One way you will find grocery stores using the product sale tactics placebo is by tagging their goods with their store-specific sale colour (usually yellow or red) when that product isn’t actually on sale. Because the mind has been conditioned to understand that products marked a certain colour usually means a sale, certain grocery stores now mark items that are not on sale with this sale colour to help convince their shoppers to purchase more.

We must keep in mind, though, that this is a negative way to use the placebo effect in advertising your product because the experience does not actually meet the consumer’s expectation.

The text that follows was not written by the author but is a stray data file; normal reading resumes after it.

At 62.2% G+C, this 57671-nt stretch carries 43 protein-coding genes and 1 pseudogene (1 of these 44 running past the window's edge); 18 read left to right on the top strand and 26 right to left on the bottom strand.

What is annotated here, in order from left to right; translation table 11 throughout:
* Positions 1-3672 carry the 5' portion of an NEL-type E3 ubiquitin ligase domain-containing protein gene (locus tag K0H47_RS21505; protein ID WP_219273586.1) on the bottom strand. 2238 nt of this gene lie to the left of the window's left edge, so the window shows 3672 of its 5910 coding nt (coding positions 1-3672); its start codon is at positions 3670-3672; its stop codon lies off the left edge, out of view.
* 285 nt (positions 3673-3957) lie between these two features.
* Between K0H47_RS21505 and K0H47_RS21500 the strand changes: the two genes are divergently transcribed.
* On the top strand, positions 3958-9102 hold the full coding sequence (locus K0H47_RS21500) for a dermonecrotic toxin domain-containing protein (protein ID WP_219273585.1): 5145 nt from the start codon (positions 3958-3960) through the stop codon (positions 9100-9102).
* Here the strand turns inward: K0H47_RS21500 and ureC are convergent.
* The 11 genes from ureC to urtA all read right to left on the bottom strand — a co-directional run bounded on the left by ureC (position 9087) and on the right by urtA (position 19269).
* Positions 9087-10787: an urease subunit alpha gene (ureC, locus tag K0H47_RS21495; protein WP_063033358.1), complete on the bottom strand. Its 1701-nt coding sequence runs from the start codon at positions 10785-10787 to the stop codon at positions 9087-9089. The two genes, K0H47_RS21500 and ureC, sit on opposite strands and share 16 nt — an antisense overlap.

From what we can see in these few examples, a positive placebo can be extraordinarily advantageous in advertising. Placebo effects can manifest real thoughts and physical symptoms that support the idea that your products are indeed benefiting consumers.

It comes down to managing your audience’s expectation by creating a message that resonates with them, but don’t forget to ensure the experience post-purchase continues to meet the expectation of the audience, or you’re more than likely to run into a negative reaction. Genuine and realistic storytelling can construct real value and enjoyment felt by consumers through the help of the placebo effect.

Have you noticed another way the placebo effect is being used in advertising? Share your story with us in the comments section below!